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Many years and wars had passed since Chelsea’s first capture by hostile Huron warriors. Now, at the age of 48 and newly widowed, all she wanted was to see her identical twin sons alive and well. But since her estranged Mohawk husband had stolen them from her at an early age and took them into Mingo territory, most likely she would never see them again. And what about Sahale? Was he dead or alive? With a pack over her shoulder and a new babe on her back she set out, hoping to find the answers…or die trying.
In late July, 1729, the last of the sun’s rays showered an orange glow over the hilly land and the ten cabins that occupied it. Twenty yards west from a steep wooded ridge, sat the first cabin, a new bedroom built on the cabin’s rear that faced the ridge. Seventy paces south stood a shed that sheltered a cow and a young chestnut mare. Tucked inside the cabin, a family of five sat at a rough-hewn table, the area scented with burning wood and remains of roast duck, carrots, and wild raspberry tarts.
“Chelsea dear,” said her mama, Elene. “It’s your turn to read the scriptures tonight.”
Spry and intelligent, a girl of sixteen with cinnamon hair and turquoise eyes, stood. A gold cross necklace hung about her neck, sparkling in the fire’s flickering light. The necklace, a special gift from her Grandmamma Walker in London, England, had arrived today. Chelsea knew of London yet held no memory of the place even though she had lived just outside the city until she was three years of age.
She lifted the Bible from the candle lit table and began. “We have thought on thy loving kindness, O God, in the midst of thy temple.” She glanced at her papa, sitting opposite her, brushing a fox pelt, one of seventeen skins he had acquired during his last trapping expedition up in the Canadian region. Seeing his attentive expression, she continued. “As is thy name, O God, so is thy praise to the ends of the earth; thy right hand is full of righteousness.”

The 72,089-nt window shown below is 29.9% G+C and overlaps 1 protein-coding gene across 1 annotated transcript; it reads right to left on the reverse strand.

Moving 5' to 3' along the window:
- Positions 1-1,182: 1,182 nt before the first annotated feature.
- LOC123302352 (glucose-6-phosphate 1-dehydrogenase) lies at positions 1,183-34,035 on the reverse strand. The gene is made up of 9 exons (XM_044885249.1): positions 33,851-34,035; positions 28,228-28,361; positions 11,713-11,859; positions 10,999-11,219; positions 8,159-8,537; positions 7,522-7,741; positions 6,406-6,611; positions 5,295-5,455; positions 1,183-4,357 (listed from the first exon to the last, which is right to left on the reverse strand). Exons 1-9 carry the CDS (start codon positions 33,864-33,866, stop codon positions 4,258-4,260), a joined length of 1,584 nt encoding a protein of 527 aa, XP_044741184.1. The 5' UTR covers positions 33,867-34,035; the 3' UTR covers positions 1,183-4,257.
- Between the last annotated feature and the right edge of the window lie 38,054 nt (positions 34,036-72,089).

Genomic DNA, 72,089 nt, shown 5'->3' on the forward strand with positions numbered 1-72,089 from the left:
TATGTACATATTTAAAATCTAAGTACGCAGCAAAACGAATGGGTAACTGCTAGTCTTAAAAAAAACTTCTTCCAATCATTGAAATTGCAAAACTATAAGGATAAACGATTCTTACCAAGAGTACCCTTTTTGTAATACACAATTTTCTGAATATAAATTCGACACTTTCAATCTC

Pleased with her reading, Chelsea smiled. Her gaze went to her shy, younger sister, Dawn, who had mispronounced several words during her reading the night before. Chelsea dismissed Dawn with narrowed eyes and wrinkled nose. She considered sticking out her tongue as well, but instead, placed the book back on the table.
Anson slightly frowned. “Chelsea,” he said in a firm tone. “How do you expect to turn into a well-mannered young woman if you continue to behave like a child?”
“Papa’s quite right,” said Elene. “You are the eldest and your two sisters’ example. Remember that.”
Shamed, Chelsea lowered her head. “Yes, ma’am.” She glanced guiltily about and sat in her seat.
“Papa, how many pelts do we have now?” asked Dawn, almost as tall as her older sister. She had blond hair and pale blue eyes, like her mama.
“We have thirty pelts. I plan on selling them at the Albany trading post come September. I hope to have enough to purchase a stud for the mare. I want to start a breeding farm. We have the land, now all we need are the horses.” He looked at Elene and together they shared a smile.
“Time for bed.” Elene stood and picked up the Bible. “Chelsea, do remember to take off your necklace before you get in bed. The last thing I want is to have it end up broken.”
“Bed,” whined Elizabeth. “But I’m not a bit tired.” A gangly nine year old with auburn braids and hazel eyes, she behaved more like her papa, and insisted on being called Beth.
“Tomorrow is going to be a long day with chores and the baking to do.” Bible in hand, Elene went to the maple mantel, the edge of her skirts swishing across the plank floor, and set the book in its usual place.
“Papa, sing us a hymn,” Dawn pleaded.
A twinkle formed in his brown eyes. Elene took her seat next to Beth. “Which one did you have in mind?”
“I want ‘Praise Ye The Lord The Almighty’. It’s my favorite.”
“Then your favorite it is.” After Anson set the pelt aside, he stood and began to sing, his tenor voice loud and clear.
Beth slid into her mama’s lap and settled against her soft chest. She closed her eyes soothed by his every note. Before Anson finished the chorus, Beth sat up, eyes popping open, a queer look on her face.
“What are those strange noises?”
Chelsea sat up straight. She could hear them, too. By now Anson had stopped singing. Everyone remained silent and listened.
Renee has been a dedicated writer for fourteen years. During that time she has taken several writing courses through Writers’ Village University, written three novels and one short story. To keep From The Heart historically accurate Renee did one year of intense research on Colonists, Huron and Iroquois tribes, their customs, dress and habits. From The Heart is her first publication. Currently she is working on another historical romance.
Book Publisher: Wings e Press
No. of Pages: 356
Paper Weight (lb): 14.4
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